[With Lovely Molly due for limited theatrical release tomorrow, we revisit our review from the 2011 Toronto film festival.]
Molly Reynolds is, in many ways, the typical American girl. A small town girl in middle America with little education, she married young and lives a blue collar life with her truck driver husband Tim. There doesn't appear to be anything remarkable about Molly at first glance, but if you dig just a little bit beneath the surface you'll find an abyss, a dark hidden world that threatens to consume her.
A former junkie struggling to stay clean, Molly turned to the drugs in the first place to soothe the memories of an abusive childhood. But with Tim on the road as often as not and the couple freshly moved back in to her childhood home, Molly is left on her own to fend off her personal demons. And in this case those demons may be very, very real.
Blair Witch Project co-director Eduardo Sanchez turns in what is arguably the finest film of his career with Lovely Molly, a deeply unsettling character study of a woman slowly coming apart at the seams, unable to shake the belief that she is being haunted - possibly even possessed - by the ghost of her abusive father. Sanchez goes straight to the heart of Molly's secret trauma, tackling the incredibly difficult subject matter head on and playing the consequences of it out in shocking fashion, Molly slow cycling farther and farther out of control until she becomes a threat to all around her.
The strength of Lovely Molly lies to a great degree with star Gretchen Lodge, who delivers an absolutely fearless and often astounding performance as the titular Molly. Her transformation from the typical girl next door to a woman unhinged is shocking to watch. Lodge leaves it all on the screen with an emotionally vulnerable performance that flips between fear and shame and crazed violence with disturbing ease.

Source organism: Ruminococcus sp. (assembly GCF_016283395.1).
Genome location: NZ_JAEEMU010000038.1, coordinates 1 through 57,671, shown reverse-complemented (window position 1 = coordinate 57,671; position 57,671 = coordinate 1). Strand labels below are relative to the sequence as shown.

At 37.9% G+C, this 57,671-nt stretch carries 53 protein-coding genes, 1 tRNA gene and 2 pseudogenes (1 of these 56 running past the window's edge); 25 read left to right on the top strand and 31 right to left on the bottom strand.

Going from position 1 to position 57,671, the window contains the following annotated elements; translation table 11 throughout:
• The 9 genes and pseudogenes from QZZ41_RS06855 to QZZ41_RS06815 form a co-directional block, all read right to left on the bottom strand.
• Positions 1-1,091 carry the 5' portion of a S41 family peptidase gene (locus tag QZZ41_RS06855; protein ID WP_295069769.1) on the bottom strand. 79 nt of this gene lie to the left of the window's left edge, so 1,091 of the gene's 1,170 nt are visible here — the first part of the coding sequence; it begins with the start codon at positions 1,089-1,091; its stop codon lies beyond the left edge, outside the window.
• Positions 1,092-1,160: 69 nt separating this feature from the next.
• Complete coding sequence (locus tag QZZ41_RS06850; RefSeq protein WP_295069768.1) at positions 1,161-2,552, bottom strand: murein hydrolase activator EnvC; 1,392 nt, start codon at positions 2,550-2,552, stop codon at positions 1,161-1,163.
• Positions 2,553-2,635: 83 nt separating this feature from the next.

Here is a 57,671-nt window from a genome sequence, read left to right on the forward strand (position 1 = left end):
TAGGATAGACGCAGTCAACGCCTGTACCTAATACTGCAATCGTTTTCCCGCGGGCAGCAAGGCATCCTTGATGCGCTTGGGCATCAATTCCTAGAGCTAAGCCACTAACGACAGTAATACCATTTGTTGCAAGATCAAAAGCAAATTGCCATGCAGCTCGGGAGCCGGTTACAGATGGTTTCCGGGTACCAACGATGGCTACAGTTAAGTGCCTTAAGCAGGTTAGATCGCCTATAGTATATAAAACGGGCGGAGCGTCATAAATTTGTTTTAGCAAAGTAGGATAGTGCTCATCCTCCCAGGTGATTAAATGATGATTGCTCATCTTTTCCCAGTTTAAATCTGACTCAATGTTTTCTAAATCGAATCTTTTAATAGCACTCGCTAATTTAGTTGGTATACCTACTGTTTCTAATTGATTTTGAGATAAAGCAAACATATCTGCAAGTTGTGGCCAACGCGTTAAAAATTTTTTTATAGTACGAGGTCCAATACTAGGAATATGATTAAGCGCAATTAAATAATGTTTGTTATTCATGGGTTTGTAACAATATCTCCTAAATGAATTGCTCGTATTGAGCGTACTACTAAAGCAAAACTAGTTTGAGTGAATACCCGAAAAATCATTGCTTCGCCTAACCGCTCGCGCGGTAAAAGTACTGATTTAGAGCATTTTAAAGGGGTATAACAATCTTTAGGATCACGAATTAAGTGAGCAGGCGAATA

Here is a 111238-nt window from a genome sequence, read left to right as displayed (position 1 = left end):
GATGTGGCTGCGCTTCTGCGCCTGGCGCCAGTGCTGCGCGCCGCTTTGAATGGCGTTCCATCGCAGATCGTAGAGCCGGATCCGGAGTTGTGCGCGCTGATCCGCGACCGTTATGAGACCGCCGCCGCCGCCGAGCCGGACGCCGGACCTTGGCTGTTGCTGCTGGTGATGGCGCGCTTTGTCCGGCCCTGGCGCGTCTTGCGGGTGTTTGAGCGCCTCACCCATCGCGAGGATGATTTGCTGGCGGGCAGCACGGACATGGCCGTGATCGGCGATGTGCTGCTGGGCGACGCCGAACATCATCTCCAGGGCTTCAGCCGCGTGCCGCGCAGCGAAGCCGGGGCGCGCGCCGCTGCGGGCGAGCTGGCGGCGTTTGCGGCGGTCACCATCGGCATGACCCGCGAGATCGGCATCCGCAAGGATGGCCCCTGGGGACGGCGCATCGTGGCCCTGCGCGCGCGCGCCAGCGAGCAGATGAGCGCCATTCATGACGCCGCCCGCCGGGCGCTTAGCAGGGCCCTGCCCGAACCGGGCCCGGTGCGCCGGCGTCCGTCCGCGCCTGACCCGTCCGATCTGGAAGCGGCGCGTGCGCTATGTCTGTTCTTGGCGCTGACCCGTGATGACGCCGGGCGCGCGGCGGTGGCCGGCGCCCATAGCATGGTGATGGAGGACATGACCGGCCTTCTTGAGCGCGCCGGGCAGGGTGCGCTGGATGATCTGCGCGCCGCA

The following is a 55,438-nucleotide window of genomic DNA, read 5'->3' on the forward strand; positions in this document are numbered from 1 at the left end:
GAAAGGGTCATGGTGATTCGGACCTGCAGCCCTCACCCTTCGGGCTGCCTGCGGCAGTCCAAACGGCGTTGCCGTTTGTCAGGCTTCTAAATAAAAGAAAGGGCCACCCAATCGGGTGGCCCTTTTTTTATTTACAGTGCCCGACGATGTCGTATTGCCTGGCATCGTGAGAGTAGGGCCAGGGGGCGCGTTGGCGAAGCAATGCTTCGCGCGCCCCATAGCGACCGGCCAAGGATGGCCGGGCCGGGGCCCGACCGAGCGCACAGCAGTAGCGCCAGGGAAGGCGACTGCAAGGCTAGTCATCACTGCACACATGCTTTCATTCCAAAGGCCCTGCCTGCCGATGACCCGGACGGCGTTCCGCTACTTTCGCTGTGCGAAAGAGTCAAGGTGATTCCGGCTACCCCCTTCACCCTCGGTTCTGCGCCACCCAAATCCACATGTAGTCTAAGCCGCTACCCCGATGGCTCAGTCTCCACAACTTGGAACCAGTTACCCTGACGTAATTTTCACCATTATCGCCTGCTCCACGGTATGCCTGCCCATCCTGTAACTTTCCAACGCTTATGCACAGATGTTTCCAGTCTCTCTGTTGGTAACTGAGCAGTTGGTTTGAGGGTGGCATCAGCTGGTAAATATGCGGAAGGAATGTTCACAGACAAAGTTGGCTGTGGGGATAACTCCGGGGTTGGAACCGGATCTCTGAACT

Lodge is not the only actor who delivers, however. In fact, for a director who built his name with a movie largely improvised on the spot, Sanchez proves to have a remarkable ability to get strong performances from his cast. Every performance rings true, Johnny Lewis providing a completely believable counterpoint to Molly as her husband Tim, while Alexandra Holden does good work as Molly's sister. Some of that performance quality must surely be credited to the script - also by Sanchez - which creates incredibly realistic, recognizable characters for all.
Also strong are the editing work, which provides a balance between first person perspective footage shot by Molly herself within the film and more conventional narrative, and a strong, aggressive sound mix that makes fabulous work of a very strong score by Tortoise.
Though by focusing so strongly on character over plot while also tackling incredibly thorny subject matter Sanchez has made a film that will likely prove very difficult to market, he has also made one of the most mature and engrossing films of his career. Individual viewer response will likely hinge almost entirely on the degree the viewer identifies with Molly herself but, from this perspective, an unnecessary epilogue aside, there's virtually nothing I would change.
Lovely Molly opens in limited release in the U.S. on Friday, May 18.